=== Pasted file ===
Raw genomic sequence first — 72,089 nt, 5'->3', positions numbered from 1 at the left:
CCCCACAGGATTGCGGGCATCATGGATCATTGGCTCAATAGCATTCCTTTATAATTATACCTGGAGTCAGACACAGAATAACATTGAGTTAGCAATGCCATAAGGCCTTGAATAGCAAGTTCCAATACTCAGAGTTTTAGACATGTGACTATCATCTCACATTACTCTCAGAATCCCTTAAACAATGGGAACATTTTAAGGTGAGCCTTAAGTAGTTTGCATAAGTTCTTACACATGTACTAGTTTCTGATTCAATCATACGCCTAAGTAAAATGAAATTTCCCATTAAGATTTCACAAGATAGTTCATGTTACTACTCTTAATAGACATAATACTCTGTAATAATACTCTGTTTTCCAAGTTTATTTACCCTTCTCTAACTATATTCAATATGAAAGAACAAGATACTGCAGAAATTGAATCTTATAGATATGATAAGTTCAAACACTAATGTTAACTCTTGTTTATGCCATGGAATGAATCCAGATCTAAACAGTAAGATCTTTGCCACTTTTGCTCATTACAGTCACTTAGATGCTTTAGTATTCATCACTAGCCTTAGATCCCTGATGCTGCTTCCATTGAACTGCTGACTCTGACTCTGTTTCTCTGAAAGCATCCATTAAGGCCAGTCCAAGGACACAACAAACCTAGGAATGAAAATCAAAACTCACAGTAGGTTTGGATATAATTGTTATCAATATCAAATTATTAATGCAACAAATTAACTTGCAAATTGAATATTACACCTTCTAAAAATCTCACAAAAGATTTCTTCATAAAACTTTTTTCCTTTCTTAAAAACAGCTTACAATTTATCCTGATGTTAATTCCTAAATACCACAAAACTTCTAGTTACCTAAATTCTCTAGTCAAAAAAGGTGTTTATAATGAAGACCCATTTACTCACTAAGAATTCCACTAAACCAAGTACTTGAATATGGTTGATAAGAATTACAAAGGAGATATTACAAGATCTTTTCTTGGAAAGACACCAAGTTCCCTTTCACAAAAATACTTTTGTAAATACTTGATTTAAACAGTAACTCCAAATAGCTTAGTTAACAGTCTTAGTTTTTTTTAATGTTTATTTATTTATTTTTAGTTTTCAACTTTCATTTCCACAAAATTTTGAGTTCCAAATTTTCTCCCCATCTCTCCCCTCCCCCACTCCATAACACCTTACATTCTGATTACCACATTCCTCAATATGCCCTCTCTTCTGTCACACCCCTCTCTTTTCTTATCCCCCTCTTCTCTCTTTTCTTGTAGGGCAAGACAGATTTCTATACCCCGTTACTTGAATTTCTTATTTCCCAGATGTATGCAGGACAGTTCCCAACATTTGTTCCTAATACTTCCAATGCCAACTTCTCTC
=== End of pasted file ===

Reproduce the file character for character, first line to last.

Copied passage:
Raw genomic sequence first — 72,089 nt, 5'->3', positions numbered from 1 at the left:
CCCCACAGGATTGCGGGCATCATGGATCATTGGCTCAATAGCATTCCTTTATAATTATACCTGGAGTCAGACACAGAATAACATTGAGTTAGCAATGCCATAAGGCCTTGAATAGCAAGTTCCAATACTCAGAGTTTTAGACATGTGACTATCATCTCACATTACTCTCAGAATCCCTTAAACAATGGGAACATTTTAAGGTGAGCCTTAAGTAGTTTGCATAAGTTCTTACACATGTACTAGTTTCTGATTCAATCATACGCCTAAGTAAAATGAAATTTCCCATTAAGATTTCACAAGATAGTTCATGTTACTACTCTTAATAGACATAATACTCTGTAATAATACTCTGTTTTCCAAGTTTATTTACCCTTCTCTAACTATATTCAATATGAAAGAACAAGATACTGCAGAAATTGAATCTTATAGATATGATAAGTTCAAACACTAATGTTAACTCTTGTTTATGCCATGGAATGAATCCAGATCTAAACAGTAAGATCTTTGCCACTTTTGCTCATTACAGTCACTTAGATGCTTTAGTATTCATCACTAGCCTTAGATCCCTGATGCTGCTTCCATTGAACTGCTGACTCTGACTCTGTTTCTCTGAAAGCATCCATTAAGGCCAGTCCAAGGACACAACAAACCTAGGAATGAAAATCAAAACTCACAGTAGGTTTGGATATAATTGTTATCAATATCAAATTATTAATGCAACAAATTAACTTGCAAATTGAATATTACACCTTCTAAAAATCTCACAAAAGATTTCTTCATAAAACTTTTTTCCTTTCTTAAAAACAGCTTACAATTTATCCTGATGTTAATTCCTAAATACCACAAAACTTCTAGTTACCTAAATTCTCTAGTCAAAAAAGGTGTTTATAATGAAGACCCATTTACTCACTAAGAATTCCACTAAACCAAGTACTTGAATATGGTTGATAAGAATTACAAAGGAGATATTACAAGATCTTTTCTTGGAAAGACACCAAGTTCCCTTTCACAAAAATACTTTTGTAAATACTTGATTTAAACAGTAACTCCAAATAGCTTAGTTAACAGTCTTAGTTTTTTTTAATGTTTATTTATTTATTTTTAGTTTTCAACTTTCATTTCCACAAAATTTTGAGTTCCAAATTTTCTCCCCATCTCTCCCCTCCCCCACTCCATAACACCTTACATTCTGATTACCACATTCCTCAATATGCCCTCTCTTCTGTCACACCCCTCTCTTTTCTTATCCCCCTCTTCTCTCTTTTCTTGTAGGGCAAGACAGATTTCTATACCCCGTTACTTGAATTTCTTATTTCCCAGATGTATGCAGGACAGTTCCCAACATTTGTTCCTAATACTTCCAATGCCAACTTCTCTC